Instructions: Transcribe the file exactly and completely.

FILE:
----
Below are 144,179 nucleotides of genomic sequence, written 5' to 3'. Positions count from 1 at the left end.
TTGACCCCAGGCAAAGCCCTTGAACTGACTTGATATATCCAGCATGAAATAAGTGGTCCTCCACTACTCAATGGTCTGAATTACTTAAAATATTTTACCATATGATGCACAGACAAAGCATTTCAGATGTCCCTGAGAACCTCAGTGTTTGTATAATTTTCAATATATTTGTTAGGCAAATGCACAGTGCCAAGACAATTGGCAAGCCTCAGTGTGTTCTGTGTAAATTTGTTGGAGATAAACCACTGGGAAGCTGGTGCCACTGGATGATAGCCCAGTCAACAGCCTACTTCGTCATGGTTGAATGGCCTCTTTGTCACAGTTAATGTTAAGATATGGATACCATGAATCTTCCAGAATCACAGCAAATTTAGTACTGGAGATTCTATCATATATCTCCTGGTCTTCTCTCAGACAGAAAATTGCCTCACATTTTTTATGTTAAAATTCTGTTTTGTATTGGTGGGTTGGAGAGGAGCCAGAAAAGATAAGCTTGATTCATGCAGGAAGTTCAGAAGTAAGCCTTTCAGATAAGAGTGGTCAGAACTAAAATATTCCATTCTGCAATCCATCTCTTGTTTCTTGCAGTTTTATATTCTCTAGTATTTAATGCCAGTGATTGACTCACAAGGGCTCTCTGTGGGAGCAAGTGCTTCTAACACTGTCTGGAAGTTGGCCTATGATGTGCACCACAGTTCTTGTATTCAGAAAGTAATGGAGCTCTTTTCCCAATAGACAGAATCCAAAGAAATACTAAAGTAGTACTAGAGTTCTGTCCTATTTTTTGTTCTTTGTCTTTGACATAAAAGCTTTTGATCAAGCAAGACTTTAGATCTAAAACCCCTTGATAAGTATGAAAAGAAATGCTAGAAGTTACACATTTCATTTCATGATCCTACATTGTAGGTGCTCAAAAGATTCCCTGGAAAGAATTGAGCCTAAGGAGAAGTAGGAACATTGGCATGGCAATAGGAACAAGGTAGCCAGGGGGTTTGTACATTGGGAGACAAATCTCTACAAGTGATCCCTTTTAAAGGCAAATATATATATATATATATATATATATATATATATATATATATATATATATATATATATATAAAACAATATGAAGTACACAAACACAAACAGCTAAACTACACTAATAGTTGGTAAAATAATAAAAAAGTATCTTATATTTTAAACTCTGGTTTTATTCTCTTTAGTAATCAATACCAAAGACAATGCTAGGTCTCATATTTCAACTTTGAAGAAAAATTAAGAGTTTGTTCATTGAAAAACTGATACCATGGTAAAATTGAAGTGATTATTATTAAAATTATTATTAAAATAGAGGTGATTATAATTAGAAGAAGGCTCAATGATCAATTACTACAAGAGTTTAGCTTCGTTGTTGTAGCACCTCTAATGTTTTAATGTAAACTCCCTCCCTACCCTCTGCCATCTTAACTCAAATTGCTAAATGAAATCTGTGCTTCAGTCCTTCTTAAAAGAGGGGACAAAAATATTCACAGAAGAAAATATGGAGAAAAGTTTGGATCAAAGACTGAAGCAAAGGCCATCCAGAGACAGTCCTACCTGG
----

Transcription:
Below are 144,179 nucleotides of genomic sequence, written 5' to 3'. Positions count from 1 at the left end.
TTGACCCCAGGCAAAGCCCTTGAACTGACTTGATATATCCAGCATGAAATAAGTGGTCCTCCACTACTCAATGGTCTGAATTACTTAAAATATTTTACCATATGATGCACAGACAAAGCATTTCAGATGTCCCTGAGAACCTCAGTGTTTGTATAATTTTCAATATATTTGTTAGGCAAATGCACAGTGCCAAGACAATTGGCAAGCCTCAGTGTGTTCTGTGTAAATTTGTTGGAGATAAACCACTGGGAAGCTGGTGCCACTGGATGATAGCCCAGTCAACAGCCTACTTCGTCATGGTTGAATGGCCTCTTTGTCACAGTTAATGTTAAGATATGGATACCATGAATCTTCCAGAATCACAGCAAATTTAGTACTGGAGATTCTATCATATATCTCCTGGTCTTCTCTCAGACAGAAAATTGCCTCACATTTTTTATGTTAAAATTCTGTTTTGTATTGGTGGGTTGGAGAGGAGCCAGAAAAGATAAGCTTGATTCATGCAGGAAGTTCAGAAGTAAGCCTTTCAGATAAGAGTGGTCAGAACTAAAATATTCCATTCTGCAATCCATCTCTTGTTTCTTGCAGTTTTATATTCTCTAGTATTTAATGCCAGTGATTGACTCACAAGGGCTCTCTGTGGGAGCAAGTGCTTCTAACACTGTCTGGAAGTTGGCCTATGATGTGCACCACAGTTCTTGTATTCAGAAAGTAATGGAGCTCTTTTCCCAATAGACAGAATCCAAAGAAATACTAAAGTAGTACTAGAGTTCTGTCCTATTTTTTGTTCTTTGTCTTTGACATAAAAGCTTTTGATCAAGCAAGACTTTAGATCTAAAACCCCTTGATAAGTATGAAAAGAAATGCTAGAAGTTACACATTTCATTTCATGATCCTACATTGTAGGTGCTCAAAAGATTCCCTGGAAAGAATTGAGCCTAAGGAGAAGTAGGAACATTGGCATGGCAATAGGAACAAGGTAGCCAGGGGGTTTGTACATTGGGAGACAAATCTCTACAAGTGATCCCTTTTAAAGGCAAATATATATATATATATATATATATATATATATATATATATATATATATATATATATATATAAAACAATATGAAGTACACAAACACAAACAGCTAAACTACACTAATAGTTGGTAAAATAATAAAAAAGTATCTTATATTTTAAACTCTGGTTTTATTCTCTTTAGTAATCAATACCAAAGACAATGCTAGGTCTCATATTTCAACTTTGAAGAAAAATTAAGAGTTTGTTCATTGAAAAACTGATACCATGGTAAAATTGAAGTGATTATTATTAAAATTATTATTAAAATAGAGGTGATTATAATTAGAAGAAGGCTCAATGATCAATTACTACAAGAGTTTAGCTTCGTTGTTGTAGCACCTCTAATGTTTTAATGTAAACTCCCTCCCTACCCTCTGCCATCTTAACTCAAATTGCTAAATGAAATCTGTGCTTCAGTCCTTCTTAAAAGAGGGGACAAAAATATTCACAGAAGAAAATATGGAGAAAAGTTTGGATCAAAGACTGAAGCAAAGGCCATCCAGAGACAGTCCTACCTGG